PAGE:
Putting things together

Rather than explicitly designing the layout of an application, defining the specific coordinates and dimensions of each element of the application, GTK+ uses relative positioning to indicate the placement of objects relative to each other. "Packing boxes" are the main object used to achieve this.

GTK+ uses a hierarchy of structures, with inherited properties passed down in an object-oriented fashion. All structures in GTK+ are type GtkObject, the root type, and most objects that perform some function are type GtkWidget, (other objects may be type GtkData). Of the various "widgets", those into which other objects may be places (e.g. a label inside a button) are type GtkContainer. However, a container may only contain one object. In order to draw several objects at once, we typically use a packing box, type GtkBox.

There are two main kinds of packing boxes, a vertical box (GtkVBox) and a horizontal box (GtkHBox). Any number of other objects may be packed into these boxes, and are displayed vertically or horizontally, respectively. Two-dimensional tables (GtkTable) may also be used to align objects both horizontally and vertically at the same time. The spacing between objects in a box or table may be defined when the container is created.

The sample code below provides a simple example. After initialising GTK+ using gtk_init (&argc, &argv), which allows standard GTK+ command line options to be processed for setting the appearance of the application, the main window is created. It is type GtkContainer, and so only one object may be placed inside it. We placed a HBox inside it, which is then able to hold two buttons, one which writes a simple message to standard output, the other quits the program. Each object must be passed through gtk_widget_show() to actually appear on the screen. This is typically done in "reverse" order - buttons first, then the box they are contained in, then the whole window that the box sits in - to avoid flickering as each object appears in turn on the screen. This point is more of a issue for older, slower machines.

Note how the same printing function was attached to both buttons, with extra data passed to the function to distinguish between the two. Note also how two different functions (print and quit) are attached to the same "clicked" signal for the "Quit" button. They are executing in the order they were attached. Note lastly how the same variable (GtkWidget *button) is used to refer to both buttons. Once the first button is set up and there is no more need to refer to it, the variable pointing to it can be recycled.

#include <gtk/gtk.h>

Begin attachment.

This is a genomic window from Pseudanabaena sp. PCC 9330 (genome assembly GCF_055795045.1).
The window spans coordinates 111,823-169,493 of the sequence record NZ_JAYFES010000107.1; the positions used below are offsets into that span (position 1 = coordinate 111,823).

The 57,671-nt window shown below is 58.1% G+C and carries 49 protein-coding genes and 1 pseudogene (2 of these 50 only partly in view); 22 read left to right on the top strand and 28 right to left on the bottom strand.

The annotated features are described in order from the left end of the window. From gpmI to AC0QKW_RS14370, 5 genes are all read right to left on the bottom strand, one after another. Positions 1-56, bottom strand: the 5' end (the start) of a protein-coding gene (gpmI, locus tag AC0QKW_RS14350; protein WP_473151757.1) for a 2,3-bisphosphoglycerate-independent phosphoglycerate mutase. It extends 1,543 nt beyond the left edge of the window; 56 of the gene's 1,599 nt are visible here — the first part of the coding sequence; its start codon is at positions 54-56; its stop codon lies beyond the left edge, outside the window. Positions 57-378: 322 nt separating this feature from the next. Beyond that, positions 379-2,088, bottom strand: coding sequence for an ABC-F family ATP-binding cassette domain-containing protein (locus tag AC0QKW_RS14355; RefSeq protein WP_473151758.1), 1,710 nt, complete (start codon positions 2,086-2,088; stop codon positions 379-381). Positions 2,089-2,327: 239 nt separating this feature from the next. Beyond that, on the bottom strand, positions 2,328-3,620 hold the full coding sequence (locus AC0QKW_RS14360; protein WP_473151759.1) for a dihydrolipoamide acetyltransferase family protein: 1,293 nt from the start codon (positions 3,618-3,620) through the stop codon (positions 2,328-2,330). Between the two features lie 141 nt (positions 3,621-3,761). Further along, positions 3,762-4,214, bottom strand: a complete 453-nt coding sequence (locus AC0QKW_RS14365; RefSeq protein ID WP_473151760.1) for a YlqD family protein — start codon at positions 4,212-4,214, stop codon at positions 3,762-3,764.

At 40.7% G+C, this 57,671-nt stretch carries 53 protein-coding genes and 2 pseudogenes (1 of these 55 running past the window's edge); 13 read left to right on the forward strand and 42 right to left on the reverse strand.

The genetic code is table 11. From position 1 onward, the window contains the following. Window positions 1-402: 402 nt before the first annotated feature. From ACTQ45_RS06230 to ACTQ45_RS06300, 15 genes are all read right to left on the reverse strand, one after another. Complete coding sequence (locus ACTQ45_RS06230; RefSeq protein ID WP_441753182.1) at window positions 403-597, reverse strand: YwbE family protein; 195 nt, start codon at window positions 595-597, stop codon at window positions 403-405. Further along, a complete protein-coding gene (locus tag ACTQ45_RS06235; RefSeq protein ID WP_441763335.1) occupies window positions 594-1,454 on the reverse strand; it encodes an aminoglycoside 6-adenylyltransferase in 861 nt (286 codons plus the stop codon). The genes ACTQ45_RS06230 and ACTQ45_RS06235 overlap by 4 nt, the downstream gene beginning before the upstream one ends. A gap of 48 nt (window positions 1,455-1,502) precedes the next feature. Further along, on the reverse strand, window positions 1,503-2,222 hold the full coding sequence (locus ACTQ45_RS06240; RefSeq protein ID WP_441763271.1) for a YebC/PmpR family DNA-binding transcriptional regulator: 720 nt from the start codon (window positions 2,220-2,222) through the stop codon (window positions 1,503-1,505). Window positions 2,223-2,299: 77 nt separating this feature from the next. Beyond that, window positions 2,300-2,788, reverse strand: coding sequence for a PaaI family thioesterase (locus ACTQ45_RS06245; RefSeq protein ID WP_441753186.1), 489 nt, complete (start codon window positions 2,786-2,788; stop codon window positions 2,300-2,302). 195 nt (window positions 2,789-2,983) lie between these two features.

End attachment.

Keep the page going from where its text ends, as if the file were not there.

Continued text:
void WriteMessage( GtkWidget *widget, gpointer   data )
  g_print ("%s was pressed\n", (char *) data);

int main( int   argc,
	  char *argv[] )
  /* GtkWidget is the storage type for widgets */
  GtkWidget *window;
  GtkWidget *button;
  GtkWidget *box;

  gtk_init (&argc, &argv);

  /* Create a new window */
  window = gtk_window_new (GTK_WINDOW_TOPLEVEL);

  gtk_window_set_title (GTK_WINDOW (window), "Sample GTK+ Application");
  gtk_container_set_border_width (GTK_CONTAINER (window), 10);
  /* It's a good idea to do this for all windows. */
  gtk_signal_connect (GTK_OBJECT (window), "destroy",
		      GTK_SIGNAL_FUNC (gtk_exit), NULL);

  gtk_signal_connect (GTK_OBJECT (window), "delete_event",
		      GTK_SIGNAL_FUNC (gtk_exit), NULL);

  /* create packing box */
  box = gtk_hbox_new(FALSE,10);

  /* Create a new button */
  button = gtk_button_new_with_label ("OK");

  /* Connect the "clicked" signal of the button to our callback */
  gtk_signal_connect (GTK_OBJECT (button), "clicked",
		      GTK_SIGNAL_FUNC (WriteMessage), (gpointer) "OK button");
  gtk_box_pack_start (GTK_BOX (box), button, TRUE, FALSE, 10);
  /* Create a new button */
  button = gtk_button_new_with_label ("Quit");

  /* Connect the "clicked" signal of the button to our callback */
  gtk_signal_connect (GTK_OBJECT (button), "clicked",
		      GTK_SIGNAL_FUNC (WriteMessage), (gpointer) "Quit button");
  gtk_signal_connect (GTK_OBJECT (button), "clicked",
		      GTK_SIGNAL_FUNC (gtk_main_quit), NULL);
  gtk_box_pack_start (GTK_BOX (box), button, TRUE, FALSE, 10);

  /* show all our widgets */
  gtk_container_add (GTK_CONTAINER (window), box);
  gtk_widget_show (window);

  /* Rest in gtk_main and wait for the fun to begin! */
  gtk_main ();


Previous: First things in GTK+
Next: Compiling GTK+ Applications
Back to index